On my first evening of three in Alice Springs I stepped out for a smoke and a look at the sunset. An eruption of hundreds of Little Crows Corvus bennetti, spooked – maybe by a passing Peregrine Falcon, maybe a back-firing truck – rises into a red-velvet sky. I watched as they wheeled and cawed their way about the sky and settled back into their roost trees.
From my own perch I see the Crows in the tops of two large Ghost Gums immediately before me. In the trees to my left and right more.
Up early next morning with coffee and camera in hand I waited for the birds to rise from their slumber and set off for their day. A fat yellow full moon dropped slowly into the west. Sulphorous street lights cast their hepatic glow across the town. Six miles higher, red wingtip lights dragged a veil-grey vapour trail across a black sky.
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Thrumming chiller units – it is thirty plus even at this hour – lay like an acoustic blanket over the sleeping town. Rail yards on the edge of town make train-loading-noises. Clanks, thumps and grindings filter into the middle ground on the soft westerly. No Afghans in this town now but in name.
Here an early Pied Butcher Bird throws out a cautious mellifluous call, there the whining me-me-me-me of the Yellow Throated Miner. Above all the Crows, clustered like black grapes in the massive gums, muted sentinels over this mall of misery. The Crows, Black Kings of all they survey give their early grumblings to the day.
Now a small, drawn-out groan, echoed by a creaking-door cackle hither and a full-throated caaarkkk yon.
The Crows tune up in the soft light. “We are just awake, but not ready yet” some say. “Go back to sleep” say others. The inevitable. Silence. A small croooaak. A waaaark. Crack!. Then ten and more giving full voice. Silence. Once more chuurrppp. Kwaaaark – kwaaaak. Much more now of the rattling, raucous corvid morning symphony.
I’ve been watching for the Little Crow Kings of the Alice since I got into town and at the airport spotted a pair raising their bastard Channel-billed Cuckoo parasite at their nest in the centre of the traffic roundabout.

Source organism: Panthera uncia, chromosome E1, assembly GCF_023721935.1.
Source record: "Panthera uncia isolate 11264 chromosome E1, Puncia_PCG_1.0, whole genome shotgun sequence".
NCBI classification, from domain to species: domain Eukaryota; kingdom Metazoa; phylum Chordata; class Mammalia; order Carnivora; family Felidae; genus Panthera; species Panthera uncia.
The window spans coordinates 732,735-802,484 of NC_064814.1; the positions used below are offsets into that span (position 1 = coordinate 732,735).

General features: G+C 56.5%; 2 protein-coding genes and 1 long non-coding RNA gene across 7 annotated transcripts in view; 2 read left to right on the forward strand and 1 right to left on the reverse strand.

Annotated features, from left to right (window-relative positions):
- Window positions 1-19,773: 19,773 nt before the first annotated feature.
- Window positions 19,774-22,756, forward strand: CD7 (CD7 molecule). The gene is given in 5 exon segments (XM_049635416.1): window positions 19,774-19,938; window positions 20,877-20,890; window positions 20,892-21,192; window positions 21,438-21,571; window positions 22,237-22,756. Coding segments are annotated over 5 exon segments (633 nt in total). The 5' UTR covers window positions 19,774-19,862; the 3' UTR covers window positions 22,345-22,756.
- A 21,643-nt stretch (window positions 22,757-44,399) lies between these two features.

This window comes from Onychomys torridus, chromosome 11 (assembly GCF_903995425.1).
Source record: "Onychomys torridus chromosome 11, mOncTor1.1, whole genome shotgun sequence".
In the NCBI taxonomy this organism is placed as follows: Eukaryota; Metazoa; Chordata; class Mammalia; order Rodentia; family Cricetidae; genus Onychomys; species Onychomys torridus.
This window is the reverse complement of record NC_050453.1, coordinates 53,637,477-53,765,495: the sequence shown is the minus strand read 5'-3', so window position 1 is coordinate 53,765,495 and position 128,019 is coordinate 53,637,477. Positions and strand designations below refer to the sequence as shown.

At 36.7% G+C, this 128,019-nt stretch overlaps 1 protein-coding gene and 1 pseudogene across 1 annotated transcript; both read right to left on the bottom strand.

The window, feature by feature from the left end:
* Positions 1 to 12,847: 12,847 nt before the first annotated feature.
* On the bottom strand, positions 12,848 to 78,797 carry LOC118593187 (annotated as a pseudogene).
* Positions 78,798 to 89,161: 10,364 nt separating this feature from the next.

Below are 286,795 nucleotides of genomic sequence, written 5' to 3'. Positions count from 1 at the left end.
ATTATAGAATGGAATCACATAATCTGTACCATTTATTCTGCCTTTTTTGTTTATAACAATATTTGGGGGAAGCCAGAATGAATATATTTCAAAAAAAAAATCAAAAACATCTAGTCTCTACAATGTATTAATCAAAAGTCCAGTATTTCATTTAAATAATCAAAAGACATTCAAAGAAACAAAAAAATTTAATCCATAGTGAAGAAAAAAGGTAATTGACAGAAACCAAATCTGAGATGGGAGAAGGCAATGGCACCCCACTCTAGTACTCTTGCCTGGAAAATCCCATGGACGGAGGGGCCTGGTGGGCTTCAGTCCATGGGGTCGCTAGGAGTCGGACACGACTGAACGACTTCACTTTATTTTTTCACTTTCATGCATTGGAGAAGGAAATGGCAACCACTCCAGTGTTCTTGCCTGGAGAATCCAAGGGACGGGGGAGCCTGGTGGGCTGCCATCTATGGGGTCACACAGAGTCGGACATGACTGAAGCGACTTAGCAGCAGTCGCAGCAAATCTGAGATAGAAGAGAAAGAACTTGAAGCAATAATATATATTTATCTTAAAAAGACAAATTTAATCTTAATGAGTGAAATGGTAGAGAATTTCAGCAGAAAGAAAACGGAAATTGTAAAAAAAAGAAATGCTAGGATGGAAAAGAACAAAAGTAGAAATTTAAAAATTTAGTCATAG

As I sat in meetings my eyes wandered – I have long had no choice in these things – to the singleton Torresian Crows – bigger and all beak than their Little cousins – outside. On the street I lift my head to see those lurking in trees, perched on antennae or pole or floating across the sky on the hot breeze. Were there more Crows in town than usual? Unsure.
That question was answered at dusk that evening as hundreds if not more rose, spooked from their roost trees. A black screaming panic. No mere murder of Crows here but a massacre.
Now in the morning they state their case in full and massed and cracked choir. This town is ours. Soon we will scatter for the day’s business and again lay claim to all that we survey.
We are the Black Crow Kings of Alice Springs.
I am the black crow king
Keeper of the forgotten corn
The King! The King!
I’m the king of nuthin’ at all
The hammers are a-talking
The nails are a-singing
The thorns are a-crowning him
The spears are a-sailing
The crows are a-mocking
The Arrernte traditional owners of Alice Springs, say of the Crows – “Angepe” – that:
Angeper urrperle akurne,
ilwekarle arlkwentye akngerre.”
“The Crow is bad, it hangs around to eat the dead.” *
Now the sun threatens to creep over the eastern hills as the moon slides over the edge of the West McDonnell ranges that split the town.
Something – a slammed door, a shot – startles the birds and hundreds rush into the sky.
No sound other than a thousand long caaaaws and messed panic. A Grey Teal rushes past at arms length – it’s red eye betraying that both of us are as startled as the other.
The Crows settle back to their roosts but the morning and their rest is broken now.
As the sun’s first light kisses the tops of their trees they scatter in twos and threes to all quarters of the town to gather again that evening.
The Black Crow Kings of the Alice.
* From “Thipele arle ileme akerte” “Things that birds let you know about” a series of posters about bird knowledge in four central Australian languages.